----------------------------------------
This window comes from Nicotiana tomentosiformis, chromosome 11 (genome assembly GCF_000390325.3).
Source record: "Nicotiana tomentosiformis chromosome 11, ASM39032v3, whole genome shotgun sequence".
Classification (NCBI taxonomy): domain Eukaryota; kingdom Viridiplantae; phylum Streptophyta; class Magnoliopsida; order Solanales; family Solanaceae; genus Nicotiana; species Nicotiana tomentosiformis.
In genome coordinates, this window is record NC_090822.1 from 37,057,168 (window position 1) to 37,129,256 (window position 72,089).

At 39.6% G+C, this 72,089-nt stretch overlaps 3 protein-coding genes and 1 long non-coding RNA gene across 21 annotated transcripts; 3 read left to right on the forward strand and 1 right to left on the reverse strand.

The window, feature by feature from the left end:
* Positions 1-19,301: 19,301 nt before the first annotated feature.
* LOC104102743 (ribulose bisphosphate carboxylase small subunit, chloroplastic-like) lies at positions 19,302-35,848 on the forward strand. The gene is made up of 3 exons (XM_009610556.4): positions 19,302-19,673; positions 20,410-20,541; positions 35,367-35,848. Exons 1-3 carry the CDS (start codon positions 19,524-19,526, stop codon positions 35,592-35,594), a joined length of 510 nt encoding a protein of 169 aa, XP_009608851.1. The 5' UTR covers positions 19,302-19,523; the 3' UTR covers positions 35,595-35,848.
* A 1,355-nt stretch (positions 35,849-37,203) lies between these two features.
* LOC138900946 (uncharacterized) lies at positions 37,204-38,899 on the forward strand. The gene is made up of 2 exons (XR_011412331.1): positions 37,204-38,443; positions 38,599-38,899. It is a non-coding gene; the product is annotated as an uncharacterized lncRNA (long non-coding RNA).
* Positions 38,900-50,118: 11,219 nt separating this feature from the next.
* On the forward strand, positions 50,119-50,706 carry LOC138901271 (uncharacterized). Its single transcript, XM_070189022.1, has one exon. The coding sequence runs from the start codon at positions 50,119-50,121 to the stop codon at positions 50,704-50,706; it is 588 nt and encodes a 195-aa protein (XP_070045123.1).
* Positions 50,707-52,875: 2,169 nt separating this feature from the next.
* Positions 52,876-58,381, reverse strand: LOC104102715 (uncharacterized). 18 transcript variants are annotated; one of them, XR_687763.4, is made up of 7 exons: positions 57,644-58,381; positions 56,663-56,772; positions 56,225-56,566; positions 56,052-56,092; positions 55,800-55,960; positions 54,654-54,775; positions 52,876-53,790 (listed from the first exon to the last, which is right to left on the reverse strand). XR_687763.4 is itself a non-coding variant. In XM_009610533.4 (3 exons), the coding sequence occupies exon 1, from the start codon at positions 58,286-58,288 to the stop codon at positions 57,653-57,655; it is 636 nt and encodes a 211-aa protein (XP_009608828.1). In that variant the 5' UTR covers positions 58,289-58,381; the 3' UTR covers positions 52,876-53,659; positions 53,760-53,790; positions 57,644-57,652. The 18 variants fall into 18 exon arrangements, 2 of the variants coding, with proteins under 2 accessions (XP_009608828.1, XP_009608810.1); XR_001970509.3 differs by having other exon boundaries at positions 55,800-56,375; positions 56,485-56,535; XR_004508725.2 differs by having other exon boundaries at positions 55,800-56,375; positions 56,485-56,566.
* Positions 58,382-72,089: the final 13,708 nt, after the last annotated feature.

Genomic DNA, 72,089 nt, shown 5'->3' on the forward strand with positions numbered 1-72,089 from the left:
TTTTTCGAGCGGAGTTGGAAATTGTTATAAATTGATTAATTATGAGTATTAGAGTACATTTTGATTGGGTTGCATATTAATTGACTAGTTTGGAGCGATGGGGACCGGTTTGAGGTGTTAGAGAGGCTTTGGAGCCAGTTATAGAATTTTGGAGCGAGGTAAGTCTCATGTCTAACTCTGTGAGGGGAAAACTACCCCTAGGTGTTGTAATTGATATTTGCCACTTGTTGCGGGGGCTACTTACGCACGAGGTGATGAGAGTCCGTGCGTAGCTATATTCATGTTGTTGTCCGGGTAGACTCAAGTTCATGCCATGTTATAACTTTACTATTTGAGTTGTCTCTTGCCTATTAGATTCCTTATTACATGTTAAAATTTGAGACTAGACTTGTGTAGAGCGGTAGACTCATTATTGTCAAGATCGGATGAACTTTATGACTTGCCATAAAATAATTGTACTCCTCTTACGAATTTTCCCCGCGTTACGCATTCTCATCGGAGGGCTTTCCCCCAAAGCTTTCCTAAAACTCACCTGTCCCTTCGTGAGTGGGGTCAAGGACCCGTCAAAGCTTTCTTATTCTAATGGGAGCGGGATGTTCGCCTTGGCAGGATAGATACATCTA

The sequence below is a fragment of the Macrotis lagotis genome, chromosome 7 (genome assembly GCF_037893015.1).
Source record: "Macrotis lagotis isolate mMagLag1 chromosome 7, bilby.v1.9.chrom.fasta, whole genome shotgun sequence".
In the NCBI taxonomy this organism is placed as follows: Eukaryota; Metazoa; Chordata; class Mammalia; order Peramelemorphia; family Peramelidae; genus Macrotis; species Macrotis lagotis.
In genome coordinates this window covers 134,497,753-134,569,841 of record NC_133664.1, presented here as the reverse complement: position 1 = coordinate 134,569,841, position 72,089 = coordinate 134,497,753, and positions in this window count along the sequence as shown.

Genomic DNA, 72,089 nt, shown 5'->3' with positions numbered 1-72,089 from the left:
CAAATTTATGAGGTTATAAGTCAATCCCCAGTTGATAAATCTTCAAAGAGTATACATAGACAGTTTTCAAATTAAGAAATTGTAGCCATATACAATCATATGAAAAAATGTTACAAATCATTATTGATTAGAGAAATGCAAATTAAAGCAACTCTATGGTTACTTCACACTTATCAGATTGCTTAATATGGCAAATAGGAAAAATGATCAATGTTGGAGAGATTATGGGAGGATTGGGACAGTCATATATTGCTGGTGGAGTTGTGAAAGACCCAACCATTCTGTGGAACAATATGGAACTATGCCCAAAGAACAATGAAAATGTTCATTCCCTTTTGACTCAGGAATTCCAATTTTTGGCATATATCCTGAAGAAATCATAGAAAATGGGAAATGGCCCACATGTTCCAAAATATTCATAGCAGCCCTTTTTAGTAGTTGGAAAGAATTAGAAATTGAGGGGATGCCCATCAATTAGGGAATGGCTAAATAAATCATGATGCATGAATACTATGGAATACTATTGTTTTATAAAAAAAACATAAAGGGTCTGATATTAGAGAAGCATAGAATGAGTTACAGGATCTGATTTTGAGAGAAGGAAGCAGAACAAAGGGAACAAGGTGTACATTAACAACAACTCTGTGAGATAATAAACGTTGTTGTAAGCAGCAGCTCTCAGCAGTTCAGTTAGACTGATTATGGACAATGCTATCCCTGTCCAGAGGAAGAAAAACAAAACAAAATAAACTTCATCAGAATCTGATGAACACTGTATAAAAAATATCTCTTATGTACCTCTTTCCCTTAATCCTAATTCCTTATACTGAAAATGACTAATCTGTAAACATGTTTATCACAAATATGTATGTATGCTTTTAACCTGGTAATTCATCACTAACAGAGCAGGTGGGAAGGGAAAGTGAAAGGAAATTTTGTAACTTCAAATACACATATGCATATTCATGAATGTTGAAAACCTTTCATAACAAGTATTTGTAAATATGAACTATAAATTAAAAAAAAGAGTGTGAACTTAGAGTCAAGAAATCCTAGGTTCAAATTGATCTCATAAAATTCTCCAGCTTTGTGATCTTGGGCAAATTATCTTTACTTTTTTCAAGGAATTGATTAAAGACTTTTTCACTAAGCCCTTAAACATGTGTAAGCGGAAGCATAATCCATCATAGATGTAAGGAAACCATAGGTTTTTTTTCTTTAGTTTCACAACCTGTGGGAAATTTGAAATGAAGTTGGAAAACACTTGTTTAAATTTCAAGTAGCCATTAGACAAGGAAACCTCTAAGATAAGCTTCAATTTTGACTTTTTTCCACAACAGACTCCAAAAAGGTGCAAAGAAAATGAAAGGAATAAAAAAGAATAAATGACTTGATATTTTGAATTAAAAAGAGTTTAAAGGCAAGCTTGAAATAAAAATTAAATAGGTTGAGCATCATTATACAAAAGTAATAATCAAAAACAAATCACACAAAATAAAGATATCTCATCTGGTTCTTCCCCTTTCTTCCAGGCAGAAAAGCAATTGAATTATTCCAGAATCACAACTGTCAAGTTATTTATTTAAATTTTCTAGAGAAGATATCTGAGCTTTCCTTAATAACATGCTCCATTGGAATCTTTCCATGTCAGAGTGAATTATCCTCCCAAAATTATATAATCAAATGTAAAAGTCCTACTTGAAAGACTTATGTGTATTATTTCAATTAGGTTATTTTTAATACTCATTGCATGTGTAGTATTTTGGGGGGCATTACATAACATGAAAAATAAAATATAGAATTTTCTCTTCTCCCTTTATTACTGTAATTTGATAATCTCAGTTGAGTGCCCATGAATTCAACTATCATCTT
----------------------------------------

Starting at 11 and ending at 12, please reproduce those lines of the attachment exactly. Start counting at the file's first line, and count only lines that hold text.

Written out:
* Positions 38,900-50,118: 11,219 nt separating this feature from the next.
* On the forward strand, positions 50,119-50,706 carry LOC138901271 (uncharacterized). Its single transcript, XM_070189022.1, has one exon. The coding sequence runs from the start codon at positions 50,119-50,121 to the stop codon at positions 50,704-50,706; it is 588 nt and encodes a 195-aa protein (XP_070045123.1).